SEATTLE - We all know dozens of people who have tried the Atkins Diet, or maybe the Zone. Now, there's a new diet drawing attention around the country, including here in Western Washington, which may actually be the oldest diet around. It is called the Paleo Diet, and it is meant to appeal to your body's inner caveman.
One local Paleo devotee is Jordan Holland. He is a physical trainer at Seattle's Xplore Crossfit gym, and his life revolves around staying fit and healthy. He demands his clients give 100% not just inside the gym, but outside the building as well. That means he talks to them about diet and nutrition, and suggests many follow a meal plan similar to the one he adheres to, the Paleo Diet.
"The idea is humans have basically been on the planet for a while, but most things we eat have not been on the planet for that long," Holland explains. "And so we are not that well adapted to consume things in high concentration like grain, sugar, certain types of fat, dairy, and lots of processed foods."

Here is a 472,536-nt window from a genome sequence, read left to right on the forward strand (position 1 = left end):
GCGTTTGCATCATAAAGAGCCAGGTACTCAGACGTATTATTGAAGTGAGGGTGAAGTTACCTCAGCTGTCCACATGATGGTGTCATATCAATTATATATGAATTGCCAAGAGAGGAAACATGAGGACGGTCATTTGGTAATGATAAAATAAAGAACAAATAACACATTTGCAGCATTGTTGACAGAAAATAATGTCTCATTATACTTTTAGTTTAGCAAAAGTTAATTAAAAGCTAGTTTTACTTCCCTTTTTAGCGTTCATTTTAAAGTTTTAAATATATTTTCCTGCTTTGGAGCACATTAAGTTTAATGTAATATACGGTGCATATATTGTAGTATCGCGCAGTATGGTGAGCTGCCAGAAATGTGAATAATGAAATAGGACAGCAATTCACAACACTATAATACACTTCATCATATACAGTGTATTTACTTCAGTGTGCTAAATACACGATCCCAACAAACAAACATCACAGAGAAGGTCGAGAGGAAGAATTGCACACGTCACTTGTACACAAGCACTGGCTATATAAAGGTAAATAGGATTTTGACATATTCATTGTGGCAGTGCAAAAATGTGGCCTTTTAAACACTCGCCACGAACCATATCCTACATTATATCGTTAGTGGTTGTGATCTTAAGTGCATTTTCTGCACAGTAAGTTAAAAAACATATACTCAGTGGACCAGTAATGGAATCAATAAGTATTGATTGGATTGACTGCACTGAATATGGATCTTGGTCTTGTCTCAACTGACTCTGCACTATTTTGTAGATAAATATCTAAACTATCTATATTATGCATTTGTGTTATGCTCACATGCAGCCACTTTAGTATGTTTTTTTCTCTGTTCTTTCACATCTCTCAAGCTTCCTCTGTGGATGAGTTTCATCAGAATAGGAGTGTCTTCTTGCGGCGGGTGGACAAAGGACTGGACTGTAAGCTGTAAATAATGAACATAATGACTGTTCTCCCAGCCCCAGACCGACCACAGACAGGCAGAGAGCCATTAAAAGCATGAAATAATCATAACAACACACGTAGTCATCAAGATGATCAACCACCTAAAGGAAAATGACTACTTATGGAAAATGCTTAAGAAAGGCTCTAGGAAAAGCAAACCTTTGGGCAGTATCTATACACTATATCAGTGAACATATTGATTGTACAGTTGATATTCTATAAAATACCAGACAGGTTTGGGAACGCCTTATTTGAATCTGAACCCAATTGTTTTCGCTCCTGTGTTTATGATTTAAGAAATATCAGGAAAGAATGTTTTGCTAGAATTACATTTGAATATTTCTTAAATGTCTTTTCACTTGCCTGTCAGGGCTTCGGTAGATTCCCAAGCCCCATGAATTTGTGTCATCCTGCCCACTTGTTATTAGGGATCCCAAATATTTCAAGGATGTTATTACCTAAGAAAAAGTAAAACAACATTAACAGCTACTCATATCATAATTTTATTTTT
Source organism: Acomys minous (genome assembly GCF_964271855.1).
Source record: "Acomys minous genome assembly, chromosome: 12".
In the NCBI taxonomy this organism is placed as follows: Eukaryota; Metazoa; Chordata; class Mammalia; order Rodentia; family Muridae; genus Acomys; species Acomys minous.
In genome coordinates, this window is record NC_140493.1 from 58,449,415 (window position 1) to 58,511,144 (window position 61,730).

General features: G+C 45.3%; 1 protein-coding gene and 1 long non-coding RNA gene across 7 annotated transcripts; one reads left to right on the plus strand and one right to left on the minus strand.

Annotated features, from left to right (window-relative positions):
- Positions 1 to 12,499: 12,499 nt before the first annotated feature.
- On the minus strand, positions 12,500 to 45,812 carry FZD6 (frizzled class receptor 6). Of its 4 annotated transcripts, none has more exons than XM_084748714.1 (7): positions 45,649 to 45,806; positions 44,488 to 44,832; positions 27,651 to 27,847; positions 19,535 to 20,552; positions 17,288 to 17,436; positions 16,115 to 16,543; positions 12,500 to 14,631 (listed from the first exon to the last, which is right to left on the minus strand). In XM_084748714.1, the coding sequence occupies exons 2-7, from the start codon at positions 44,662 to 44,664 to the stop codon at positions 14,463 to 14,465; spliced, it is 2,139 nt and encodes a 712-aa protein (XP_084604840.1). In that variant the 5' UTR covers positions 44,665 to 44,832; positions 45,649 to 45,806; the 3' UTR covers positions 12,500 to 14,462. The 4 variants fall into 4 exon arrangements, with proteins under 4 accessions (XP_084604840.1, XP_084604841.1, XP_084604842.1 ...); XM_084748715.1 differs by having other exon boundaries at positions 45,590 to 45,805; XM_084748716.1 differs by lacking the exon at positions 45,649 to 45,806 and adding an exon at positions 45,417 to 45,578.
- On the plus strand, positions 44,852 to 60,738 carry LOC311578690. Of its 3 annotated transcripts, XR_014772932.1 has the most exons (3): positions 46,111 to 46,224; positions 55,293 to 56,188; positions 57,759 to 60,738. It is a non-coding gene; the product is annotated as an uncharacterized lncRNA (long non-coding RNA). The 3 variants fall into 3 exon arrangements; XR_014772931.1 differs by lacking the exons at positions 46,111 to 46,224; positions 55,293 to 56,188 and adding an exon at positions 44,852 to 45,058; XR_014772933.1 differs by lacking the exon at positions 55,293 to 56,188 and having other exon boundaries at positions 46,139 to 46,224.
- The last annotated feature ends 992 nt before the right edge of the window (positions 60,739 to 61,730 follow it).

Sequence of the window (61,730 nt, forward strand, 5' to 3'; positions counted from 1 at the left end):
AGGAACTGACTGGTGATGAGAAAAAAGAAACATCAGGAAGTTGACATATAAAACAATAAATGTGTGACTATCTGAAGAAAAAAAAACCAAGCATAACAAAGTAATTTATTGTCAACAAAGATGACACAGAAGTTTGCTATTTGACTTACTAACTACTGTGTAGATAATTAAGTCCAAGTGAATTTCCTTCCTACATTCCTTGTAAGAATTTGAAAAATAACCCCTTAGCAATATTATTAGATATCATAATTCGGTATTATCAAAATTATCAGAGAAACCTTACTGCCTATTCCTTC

A quick peek inside Holland's fridge shows exactly what a Paleo diet looks like. It is packed with fresh meat, fish, fruits and vegetables. His cabinets hold a variety of nuts and seeds. But if something comes pre-packaged with a long list of ingredients, Paleos count it out.
"Don't eat anything with a label," urges Holland. "Don't eat anything your great-grandmother wouldn't recognize as food. If you can't pronounce one of the ingredients, don't eat it... If you can catch it, cook it, kill it, eat it in an hour, then it's probably Paleo."
Eating Paleo can be expensive and even time consuming since it means cooking a lot of your own food. So, Holland often suggests people new to the diet only try it for about six weeks. He also allows for occasional cheating, like a cup of coffee with cream.
His client Mary Kokstis says she is keeping her diet to roughly 80 percent Paleo and says she feels lighter and healthier ever since finding her inner cave woman.
"I think it makes sense," Kokstis says. "If you look at the back of containers at the grocery store, you probably can't pronounce half the stuff that's in the bottle. So it makes sense to really eat and consume things that you can pronounce, and then things you can say that come essentially from the land."